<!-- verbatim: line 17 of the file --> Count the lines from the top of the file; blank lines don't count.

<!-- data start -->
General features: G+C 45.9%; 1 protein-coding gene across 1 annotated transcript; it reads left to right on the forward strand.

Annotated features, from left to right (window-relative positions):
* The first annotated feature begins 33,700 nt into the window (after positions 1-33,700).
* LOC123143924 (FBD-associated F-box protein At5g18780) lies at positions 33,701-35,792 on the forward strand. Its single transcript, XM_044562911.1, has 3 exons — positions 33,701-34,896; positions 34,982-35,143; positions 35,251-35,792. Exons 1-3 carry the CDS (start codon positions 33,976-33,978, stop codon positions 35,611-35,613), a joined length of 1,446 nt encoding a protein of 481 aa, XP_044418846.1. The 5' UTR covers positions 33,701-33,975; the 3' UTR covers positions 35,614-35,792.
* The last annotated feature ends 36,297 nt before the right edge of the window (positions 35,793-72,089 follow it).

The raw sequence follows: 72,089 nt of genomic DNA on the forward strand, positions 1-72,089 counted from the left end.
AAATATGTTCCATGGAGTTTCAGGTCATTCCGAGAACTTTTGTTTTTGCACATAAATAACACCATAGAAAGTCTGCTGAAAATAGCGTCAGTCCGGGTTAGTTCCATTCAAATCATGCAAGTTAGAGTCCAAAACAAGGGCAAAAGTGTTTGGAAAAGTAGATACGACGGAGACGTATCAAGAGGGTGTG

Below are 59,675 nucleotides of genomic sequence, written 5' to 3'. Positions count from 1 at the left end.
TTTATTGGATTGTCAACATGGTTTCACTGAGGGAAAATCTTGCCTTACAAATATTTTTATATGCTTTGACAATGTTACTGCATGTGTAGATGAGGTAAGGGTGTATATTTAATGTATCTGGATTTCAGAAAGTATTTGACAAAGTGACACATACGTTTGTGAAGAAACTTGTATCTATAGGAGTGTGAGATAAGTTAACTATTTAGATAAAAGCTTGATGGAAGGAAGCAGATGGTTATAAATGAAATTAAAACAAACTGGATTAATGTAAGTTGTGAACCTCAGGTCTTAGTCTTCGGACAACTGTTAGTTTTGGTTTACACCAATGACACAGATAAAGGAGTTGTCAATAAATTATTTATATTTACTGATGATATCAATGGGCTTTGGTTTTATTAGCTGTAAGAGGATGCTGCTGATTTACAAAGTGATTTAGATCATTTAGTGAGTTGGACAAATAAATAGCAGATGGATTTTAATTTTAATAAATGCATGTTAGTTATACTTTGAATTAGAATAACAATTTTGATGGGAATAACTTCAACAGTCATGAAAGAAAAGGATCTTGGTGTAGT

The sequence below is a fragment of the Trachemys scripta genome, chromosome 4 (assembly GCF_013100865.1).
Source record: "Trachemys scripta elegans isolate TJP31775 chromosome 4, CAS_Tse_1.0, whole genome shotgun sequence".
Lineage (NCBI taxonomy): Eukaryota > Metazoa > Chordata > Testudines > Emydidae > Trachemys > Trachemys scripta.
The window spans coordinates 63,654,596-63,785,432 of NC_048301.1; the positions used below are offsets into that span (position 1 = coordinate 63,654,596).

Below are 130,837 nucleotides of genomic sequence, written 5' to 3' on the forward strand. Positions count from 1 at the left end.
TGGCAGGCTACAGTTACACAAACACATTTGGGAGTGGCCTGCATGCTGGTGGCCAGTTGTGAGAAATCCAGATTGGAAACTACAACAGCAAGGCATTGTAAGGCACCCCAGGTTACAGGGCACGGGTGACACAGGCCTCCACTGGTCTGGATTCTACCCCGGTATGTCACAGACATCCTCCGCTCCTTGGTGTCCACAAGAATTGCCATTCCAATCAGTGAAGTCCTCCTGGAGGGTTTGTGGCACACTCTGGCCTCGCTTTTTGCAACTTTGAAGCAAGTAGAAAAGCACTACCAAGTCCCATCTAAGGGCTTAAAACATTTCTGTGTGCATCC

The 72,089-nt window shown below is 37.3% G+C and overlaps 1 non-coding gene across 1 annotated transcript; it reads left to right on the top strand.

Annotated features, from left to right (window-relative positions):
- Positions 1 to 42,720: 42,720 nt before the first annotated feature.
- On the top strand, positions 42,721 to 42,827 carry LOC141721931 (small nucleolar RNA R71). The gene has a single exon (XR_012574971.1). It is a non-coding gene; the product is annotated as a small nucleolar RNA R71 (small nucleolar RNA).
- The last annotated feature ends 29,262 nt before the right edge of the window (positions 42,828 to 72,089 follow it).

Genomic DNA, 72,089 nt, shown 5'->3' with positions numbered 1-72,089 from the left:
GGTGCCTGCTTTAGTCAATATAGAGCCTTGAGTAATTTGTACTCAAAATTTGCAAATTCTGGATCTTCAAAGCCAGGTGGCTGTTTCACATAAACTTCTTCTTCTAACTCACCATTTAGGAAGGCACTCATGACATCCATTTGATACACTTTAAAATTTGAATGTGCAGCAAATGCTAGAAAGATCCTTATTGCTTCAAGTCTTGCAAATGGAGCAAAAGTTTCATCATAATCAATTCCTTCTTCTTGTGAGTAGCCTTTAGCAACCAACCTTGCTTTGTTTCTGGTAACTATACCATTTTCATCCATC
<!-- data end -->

Annotated features, from left to right (window-relative positions):